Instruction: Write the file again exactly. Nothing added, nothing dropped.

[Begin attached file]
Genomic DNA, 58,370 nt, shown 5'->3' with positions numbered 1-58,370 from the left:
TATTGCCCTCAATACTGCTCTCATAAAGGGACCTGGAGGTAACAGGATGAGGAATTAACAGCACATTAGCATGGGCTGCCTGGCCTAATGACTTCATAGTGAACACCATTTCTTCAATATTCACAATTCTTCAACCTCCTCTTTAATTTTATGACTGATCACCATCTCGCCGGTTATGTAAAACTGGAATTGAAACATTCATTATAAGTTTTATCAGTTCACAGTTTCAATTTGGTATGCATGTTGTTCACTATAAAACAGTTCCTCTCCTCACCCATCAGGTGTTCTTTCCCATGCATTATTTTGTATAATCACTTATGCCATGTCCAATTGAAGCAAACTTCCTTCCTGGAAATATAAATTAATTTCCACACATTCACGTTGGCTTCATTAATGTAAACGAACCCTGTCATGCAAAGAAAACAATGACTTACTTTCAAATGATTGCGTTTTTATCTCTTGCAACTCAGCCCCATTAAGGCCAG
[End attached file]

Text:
Genomic DNA, 58,370 nt, shown 5'->3' with positions numbered 1-58,370 from the left:
TATTGCCCTCAATACTGCTCTCATAAAGGGACCTGGAGGTAACAGGATGAGGAATTAACAGCACATTAGCATGGGCTGCCTGGCCTAATGACTTCATAGTGAACACCATTTCTTCAATATTCACAATTCTTCAACCTCCTCTTTAATTTTATGACTGATCACCATCTCGCCGGTTATGTAAAACTGGAATTGAAACATTCATTATAAGTTTTATCAGTTCACAGTTTCAATTTGGTATGCATGTTGTTCACTATAAAACAGTTCCTCTCCTCACCCATCAGGTGTTCTTTCCCATGCATTATTTTGTATAATCACTTATGCCATGTCCAATTGAAGCAAACTTCCTTCCTGGAAATATAAATTAATTTCCACACATTCACGTTGGCTTCATTAATGTAAACGAACCCTGTCATGCAAAGAAAACAATGACTTACTTTCAAATGATTGCGTTTTTATCTCTTGCAACTCAGCCCCATTAAGGCCAG